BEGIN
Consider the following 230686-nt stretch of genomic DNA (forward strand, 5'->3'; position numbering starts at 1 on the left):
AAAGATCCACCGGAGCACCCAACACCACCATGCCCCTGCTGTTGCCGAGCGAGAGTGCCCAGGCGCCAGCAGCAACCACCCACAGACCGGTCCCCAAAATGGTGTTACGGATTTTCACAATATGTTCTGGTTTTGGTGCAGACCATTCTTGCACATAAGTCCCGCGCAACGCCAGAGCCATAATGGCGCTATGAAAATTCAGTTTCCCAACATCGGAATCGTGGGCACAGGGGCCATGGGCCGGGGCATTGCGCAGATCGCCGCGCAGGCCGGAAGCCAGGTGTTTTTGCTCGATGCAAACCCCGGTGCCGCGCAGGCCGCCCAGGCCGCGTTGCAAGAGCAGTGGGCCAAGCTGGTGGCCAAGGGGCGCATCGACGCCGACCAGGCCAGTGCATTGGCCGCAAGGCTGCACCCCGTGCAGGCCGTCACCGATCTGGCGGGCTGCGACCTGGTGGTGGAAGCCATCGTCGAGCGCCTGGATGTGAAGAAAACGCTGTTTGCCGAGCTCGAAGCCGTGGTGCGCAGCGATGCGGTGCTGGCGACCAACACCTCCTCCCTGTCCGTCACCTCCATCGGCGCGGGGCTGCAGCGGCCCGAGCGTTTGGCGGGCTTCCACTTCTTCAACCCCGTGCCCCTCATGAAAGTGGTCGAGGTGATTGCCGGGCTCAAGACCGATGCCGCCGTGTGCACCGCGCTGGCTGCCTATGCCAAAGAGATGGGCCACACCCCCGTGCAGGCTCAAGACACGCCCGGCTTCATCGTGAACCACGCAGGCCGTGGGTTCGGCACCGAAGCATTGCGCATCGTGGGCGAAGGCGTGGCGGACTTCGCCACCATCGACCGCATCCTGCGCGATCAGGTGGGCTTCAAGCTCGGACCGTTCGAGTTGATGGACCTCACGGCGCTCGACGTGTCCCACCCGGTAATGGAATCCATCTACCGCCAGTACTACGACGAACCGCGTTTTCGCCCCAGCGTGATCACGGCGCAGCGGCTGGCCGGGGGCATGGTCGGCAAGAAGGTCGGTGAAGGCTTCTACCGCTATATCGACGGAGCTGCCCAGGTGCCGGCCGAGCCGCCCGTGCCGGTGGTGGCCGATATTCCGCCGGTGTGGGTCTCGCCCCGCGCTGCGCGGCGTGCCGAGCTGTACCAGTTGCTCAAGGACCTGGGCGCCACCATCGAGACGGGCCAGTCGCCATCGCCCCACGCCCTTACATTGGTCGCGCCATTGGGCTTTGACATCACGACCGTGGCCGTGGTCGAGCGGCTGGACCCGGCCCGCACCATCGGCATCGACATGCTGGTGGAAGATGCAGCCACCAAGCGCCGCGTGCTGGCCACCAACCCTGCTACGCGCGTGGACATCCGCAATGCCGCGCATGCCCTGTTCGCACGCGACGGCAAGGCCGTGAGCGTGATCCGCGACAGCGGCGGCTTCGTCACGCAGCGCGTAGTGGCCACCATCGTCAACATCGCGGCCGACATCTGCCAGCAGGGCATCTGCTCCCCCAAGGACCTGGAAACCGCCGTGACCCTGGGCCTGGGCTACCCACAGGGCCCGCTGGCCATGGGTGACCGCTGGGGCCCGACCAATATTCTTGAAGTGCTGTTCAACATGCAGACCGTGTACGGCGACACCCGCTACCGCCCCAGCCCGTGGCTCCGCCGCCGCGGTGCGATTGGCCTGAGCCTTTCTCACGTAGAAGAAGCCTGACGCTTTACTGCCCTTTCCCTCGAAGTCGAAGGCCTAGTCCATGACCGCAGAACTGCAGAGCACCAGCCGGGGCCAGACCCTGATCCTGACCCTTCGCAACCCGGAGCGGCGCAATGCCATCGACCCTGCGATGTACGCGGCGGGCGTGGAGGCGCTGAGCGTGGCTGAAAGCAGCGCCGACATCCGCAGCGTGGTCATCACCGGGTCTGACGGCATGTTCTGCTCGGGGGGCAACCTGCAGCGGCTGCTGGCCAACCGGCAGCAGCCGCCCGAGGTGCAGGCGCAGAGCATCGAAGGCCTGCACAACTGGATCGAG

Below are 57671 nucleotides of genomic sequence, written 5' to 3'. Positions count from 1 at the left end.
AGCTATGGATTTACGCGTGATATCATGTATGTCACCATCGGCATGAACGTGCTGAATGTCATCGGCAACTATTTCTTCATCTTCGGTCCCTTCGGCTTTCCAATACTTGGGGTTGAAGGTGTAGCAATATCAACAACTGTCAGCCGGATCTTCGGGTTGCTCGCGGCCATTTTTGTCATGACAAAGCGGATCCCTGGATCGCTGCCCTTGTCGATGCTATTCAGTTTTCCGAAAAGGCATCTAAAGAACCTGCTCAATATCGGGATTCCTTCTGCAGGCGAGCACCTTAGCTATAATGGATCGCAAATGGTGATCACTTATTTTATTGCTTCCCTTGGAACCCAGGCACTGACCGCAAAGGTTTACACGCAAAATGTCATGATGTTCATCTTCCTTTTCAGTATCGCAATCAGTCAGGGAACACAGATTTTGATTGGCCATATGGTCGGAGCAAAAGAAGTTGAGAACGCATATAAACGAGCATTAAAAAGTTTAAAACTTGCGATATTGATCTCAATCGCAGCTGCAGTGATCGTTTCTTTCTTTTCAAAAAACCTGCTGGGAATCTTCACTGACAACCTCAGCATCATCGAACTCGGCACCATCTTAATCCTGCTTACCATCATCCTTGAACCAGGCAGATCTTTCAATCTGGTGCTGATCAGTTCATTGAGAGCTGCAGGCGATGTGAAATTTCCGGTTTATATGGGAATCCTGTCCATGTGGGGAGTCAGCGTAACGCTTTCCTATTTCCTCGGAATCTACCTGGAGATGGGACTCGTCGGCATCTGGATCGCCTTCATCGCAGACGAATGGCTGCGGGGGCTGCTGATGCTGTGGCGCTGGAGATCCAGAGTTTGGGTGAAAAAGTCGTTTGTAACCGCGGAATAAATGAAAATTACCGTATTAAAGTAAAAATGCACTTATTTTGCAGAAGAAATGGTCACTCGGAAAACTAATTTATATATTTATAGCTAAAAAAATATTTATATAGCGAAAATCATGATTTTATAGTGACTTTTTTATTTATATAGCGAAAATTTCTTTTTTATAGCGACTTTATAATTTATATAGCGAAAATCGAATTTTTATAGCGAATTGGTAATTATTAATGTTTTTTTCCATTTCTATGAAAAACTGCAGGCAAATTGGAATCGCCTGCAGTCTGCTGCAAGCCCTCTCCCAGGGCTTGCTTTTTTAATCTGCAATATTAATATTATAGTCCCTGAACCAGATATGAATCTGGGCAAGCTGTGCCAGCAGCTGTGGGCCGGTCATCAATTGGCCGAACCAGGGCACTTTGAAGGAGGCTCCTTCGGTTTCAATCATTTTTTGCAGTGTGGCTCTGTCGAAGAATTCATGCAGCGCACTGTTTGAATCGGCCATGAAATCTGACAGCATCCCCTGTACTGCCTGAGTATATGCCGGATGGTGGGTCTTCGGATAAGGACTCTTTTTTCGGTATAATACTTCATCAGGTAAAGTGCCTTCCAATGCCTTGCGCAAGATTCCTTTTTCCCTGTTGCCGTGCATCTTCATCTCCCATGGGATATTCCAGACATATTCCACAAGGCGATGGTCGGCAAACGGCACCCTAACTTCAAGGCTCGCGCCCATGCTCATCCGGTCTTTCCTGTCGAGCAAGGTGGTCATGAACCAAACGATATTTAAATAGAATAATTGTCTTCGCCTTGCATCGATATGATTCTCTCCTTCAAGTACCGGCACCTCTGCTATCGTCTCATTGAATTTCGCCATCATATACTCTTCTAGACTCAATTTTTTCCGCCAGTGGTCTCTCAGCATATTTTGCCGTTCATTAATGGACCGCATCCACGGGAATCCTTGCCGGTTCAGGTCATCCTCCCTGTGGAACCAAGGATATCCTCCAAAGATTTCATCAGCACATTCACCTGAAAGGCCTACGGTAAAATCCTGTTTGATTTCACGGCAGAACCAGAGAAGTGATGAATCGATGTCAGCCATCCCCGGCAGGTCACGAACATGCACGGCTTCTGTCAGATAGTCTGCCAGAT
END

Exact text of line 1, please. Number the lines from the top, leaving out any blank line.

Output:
Consider the following 230686-nt stretch of genomic DNA (forward strand, 5'->3'; position numbering starts at 1 on the left):